I think that spending this much time teaching Python is one of the biggest strengths of STOR 120 and even leads me to believe that every statistics major should take STOR 120 as their introductory statistics course. Python is amongst the most powerful programming languages for data scientists. Python has a vast library of data science-related and machine learning packages that are well-maintained by thousands of passionate developers. Python has a simple syntax, too, and is highly approachable as an introductory programming language, even for those with no computer science background. Despite its simplicity, Python allows data scientists to access the full power of a multipurpose programming language. This strength of Python is extremely good for data scientists who might want to integrate more complicated logic in their programs or those who want to access the thousands of APIs and additional functionality Python supports far from just statistics and visualizations.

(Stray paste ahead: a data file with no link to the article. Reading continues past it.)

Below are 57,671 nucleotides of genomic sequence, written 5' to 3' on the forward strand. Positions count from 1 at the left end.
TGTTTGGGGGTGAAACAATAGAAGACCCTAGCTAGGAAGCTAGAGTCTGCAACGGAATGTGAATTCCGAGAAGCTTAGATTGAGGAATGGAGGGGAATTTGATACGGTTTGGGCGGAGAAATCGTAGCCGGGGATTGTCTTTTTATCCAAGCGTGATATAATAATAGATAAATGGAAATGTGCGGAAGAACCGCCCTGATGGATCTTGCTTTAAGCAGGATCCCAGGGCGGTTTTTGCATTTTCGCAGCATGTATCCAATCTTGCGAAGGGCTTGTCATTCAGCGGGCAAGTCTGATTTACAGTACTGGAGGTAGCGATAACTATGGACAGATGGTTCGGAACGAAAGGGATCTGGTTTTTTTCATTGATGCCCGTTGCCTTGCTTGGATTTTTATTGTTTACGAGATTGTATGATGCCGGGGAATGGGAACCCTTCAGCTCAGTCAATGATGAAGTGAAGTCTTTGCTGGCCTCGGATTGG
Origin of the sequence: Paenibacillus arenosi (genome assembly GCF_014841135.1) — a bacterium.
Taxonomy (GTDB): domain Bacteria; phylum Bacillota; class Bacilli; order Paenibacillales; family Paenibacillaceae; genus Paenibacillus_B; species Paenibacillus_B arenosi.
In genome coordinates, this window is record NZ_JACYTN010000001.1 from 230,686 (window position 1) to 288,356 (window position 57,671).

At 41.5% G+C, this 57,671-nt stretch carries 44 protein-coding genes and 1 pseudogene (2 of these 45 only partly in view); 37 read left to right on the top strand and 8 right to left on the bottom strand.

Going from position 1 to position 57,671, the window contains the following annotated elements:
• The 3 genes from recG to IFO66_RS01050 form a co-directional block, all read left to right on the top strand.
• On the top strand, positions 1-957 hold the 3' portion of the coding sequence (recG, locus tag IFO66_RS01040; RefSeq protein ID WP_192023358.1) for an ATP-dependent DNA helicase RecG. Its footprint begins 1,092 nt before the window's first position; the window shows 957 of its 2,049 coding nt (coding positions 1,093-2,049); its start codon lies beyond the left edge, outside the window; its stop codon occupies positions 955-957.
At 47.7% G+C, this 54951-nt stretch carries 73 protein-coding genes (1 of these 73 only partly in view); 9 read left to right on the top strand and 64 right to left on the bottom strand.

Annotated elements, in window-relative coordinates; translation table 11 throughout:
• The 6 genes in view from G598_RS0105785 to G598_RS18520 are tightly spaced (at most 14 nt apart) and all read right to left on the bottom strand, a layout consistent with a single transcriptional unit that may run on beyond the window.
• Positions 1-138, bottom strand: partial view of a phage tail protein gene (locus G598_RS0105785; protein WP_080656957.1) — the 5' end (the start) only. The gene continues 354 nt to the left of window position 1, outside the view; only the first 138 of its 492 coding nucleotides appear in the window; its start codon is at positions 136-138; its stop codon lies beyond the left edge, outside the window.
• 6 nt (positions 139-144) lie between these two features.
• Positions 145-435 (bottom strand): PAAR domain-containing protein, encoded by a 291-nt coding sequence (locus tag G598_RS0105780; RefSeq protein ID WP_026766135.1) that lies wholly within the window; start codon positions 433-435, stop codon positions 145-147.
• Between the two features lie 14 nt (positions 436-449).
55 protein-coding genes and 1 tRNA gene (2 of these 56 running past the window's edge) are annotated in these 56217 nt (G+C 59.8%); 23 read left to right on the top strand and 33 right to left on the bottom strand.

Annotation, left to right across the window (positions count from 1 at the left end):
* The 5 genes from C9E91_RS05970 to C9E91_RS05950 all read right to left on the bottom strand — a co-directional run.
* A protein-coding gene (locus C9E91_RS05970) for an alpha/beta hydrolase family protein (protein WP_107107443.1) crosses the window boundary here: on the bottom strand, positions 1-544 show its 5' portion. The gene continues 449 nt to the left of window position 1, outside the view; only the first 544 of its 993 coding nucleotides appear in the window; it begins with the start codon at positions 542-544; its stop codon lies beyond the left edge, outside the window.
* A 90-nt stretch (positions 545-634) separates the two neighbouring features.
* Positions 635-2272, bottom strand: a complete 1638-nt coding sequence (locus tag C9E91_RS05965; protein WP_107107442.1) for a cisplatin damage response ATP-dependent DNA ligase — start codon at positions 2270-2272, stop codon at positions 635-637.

For those interested in knowing more about the Python data science packages we used in class, STOR 120 primarily uses the datascience package. The datascience package is excellent, especially for beginners working with datasets for the first time. I wish we got to use the ever-popular Pandas package more often in class since it is the standard data analysis package for Python and significantly faster at running. However, the operations we covered with the datascience package are generally synonymous with its Pandas counterpart. Despite this, we got to work with Numpy and Matplotlib, which are vital to know for most data science work in Python.
Sprinkling in Important Statistics Fundamentals